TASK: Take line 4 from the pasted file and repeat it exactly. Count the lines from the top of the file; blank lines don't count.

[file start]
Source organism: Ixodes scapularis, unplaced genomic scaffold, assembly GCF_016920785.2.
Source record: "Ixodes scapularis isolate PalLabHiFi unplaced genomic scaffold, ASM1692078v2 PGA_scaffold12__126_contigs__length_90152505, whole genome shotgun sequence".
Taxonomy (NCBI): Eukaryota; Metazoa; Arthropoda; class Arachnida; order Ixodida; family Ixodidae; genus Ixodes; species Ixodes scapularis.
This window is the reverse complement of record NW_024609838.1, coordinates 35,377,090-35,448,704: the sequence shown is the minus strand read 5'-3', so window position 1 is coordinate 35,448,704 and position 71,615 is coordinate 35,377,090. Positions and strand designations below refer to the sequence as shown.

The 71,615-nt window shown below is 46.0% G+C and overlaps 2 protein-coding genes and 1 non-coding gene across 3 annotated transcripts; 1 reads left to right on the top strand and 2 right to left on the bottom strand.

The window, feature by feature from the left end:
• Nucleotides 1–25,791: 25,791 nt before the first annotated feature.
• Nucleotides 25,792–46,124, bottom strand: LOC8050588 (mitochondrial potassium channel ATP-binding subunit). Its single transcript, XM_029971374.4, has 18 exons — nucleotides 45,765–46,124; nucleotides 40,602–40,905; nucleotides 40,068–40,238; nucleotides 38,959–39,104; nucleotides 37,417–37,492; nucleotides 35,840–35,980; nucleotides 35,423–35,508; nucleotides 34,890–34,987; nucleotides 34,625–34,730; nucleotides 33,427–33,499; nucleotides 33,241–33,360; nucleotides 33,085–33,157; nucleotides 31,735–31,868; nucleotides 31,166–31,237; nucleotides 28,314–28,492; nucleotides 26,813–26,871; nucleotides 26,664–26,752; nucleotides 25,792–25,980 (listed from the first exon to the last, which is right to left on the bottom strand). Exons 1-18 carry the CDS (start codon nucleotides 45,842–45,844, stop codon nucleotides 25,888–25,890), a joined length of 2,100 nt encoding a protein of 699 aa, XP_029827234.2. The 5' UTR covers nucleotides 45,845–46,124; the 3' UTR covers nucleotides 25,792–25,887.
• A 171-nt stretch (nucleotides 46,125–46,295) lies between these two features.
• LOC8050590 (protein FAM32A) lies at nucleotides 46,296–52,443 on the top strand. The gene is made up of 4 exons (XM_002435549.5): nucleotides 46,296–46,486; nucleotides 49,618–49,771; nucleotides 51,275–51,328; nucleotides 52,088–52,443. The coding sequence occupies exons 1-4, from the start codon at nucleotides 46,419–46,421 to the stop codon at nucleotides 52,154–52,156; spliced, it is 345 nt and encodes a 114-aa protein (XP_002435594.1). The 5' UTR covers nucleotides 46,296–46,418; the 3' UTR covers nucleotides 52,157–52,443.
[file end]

This window is the reverse complement of record NW_024609838.1, coordinates 35,377,090-35,448,704: the sequence shown is the minus strand read 5'-3', so window position 1 is coordinate 35,448,704 and position 71,615 is coordinate 35,377,090. Positions and strand designations below refer to the sequence as shown.